Could be any day now,
waiting for that last breath and a peek,
an opening, of glazed orbs once blue.
Wanting him to stay forever
even though his body laughs at me.
Each consuming cell eager for his parts;
each consuming cell seeking malice against him.
Time rips away
as cafeteria food tears apart my stomach.
I churn altogether with labored breaths we share –
One, two… three, four… neither of us ready.
I hunger for a smile from ragged ends of lips,
holding a crushed pastry in my hand and looking
on the first man I ever loved.
Down sterile hallways and up to floor three,
past gleaming instruments waiting for purchase,
where days ago he inched forward, struggled, bending,
working at leaving there –
Twists and pulls and penicillin and Jello.
“Getting out of here tomorrow.”
Yet room 3220 never released him.
Eighty-two years, some tattered, some fulfilled,
his face before an enchantment of warmth.
I kiss him and his cheeks dampen and he cannot hear me
because the whispers devour him in such a small room,
poised to yank grandfather away from me.
I yell, surprising myself, worried about his safekeeping.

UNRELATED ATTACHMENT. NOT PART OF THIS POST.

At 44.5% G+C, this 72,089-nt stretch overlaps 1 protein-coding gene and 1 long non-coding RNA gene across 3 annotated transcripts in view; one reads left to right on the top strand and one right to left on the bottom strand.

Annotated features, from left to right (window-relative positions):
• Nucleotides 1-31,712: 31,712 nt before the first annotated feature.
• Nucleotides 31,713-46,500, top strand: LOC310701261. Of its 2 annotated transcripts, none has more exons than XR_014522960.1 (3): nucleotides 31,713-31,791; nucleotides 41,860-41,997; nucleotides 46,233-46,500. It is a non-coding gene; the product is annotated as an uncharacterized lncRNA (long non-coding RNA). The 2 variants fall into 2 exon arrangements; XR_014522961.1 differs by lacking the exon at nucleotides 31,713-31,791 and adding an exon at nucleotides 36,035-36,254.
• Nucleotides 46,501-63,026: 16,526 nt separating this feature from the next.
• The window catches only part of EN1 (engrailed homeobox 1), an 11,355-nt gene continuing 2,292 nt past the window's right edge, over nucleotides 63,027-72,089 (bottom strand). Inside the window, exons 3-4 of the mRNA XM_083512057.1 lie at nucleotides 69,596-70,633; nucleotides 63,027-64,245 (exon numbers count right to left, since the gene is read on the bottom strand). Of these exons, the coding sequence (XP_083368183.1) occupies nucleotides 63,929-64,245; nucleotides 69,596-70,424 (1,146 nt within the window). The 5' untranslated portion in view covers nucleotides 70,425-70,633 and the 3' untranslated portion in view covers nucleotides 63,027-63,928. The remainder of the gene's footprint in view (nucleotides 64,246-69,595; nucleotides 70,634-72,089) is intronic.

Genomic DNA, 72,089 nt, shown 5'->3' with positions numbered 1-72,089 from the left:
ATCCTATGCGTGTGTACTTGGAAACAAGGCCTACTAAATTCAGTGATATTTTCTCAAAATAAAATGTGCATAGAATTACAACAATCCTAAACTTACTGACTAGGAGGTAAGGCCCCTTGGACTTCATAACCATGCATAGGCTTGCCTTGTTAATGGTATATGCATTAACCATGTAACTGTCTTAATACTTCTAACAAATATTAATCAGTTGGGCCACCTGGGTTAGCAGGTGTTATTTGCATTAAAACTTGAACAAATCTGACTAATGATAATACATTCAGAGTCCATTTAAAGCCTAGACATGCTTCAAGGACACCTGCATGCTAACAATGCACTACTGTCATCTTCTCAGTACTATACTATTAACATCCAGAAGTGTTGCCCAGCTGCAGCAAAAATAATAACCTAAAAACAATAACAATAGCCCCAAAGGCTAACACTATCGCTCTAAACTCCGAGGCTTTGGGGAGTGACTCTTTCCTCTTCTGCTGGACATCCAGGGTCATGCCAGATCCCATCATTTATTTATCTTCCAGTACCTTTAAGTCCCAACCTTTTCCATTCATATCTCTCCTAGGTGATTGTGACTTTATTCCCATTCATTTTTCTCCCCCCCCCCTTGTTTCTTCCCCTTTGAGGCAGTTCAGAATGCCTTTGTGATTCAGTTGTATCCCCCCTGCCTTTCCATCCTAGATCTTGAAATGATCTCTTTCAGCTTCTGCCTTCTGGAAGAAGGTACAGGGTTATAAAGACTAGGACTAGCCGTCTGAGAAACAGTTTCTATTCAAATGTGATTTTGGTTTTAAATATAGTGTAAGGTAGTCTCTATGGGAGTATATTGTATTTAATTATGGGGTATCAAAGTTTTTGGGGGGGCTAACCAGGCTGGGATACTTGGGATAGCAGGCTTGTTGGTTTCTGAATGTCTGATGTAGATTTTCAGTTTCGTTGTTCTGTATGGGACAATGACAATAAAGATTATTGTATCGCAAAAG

And they tell me the angels’ surround him.
But I fear giving him over to strangers
and question everything then, right then,
while mourners touch him, all eyes able, all mouths perfunctory motions
Of grief and despair that only I should share with only him.
And these angels… are they good enough
to take his hands turning blue,
and his second-hand hearing aids?
At three a.m. I cringe at my own suspicions
and with the fifth breath I believe in that place, for him,
anything (even that) I will believe, for him.
His prayers are mine as long as the pain ceases,
though my angels are morphine and the twelve-hour shifts
of Margaret and Sam and Betty,
who have known him three days and call him “sweetheart”.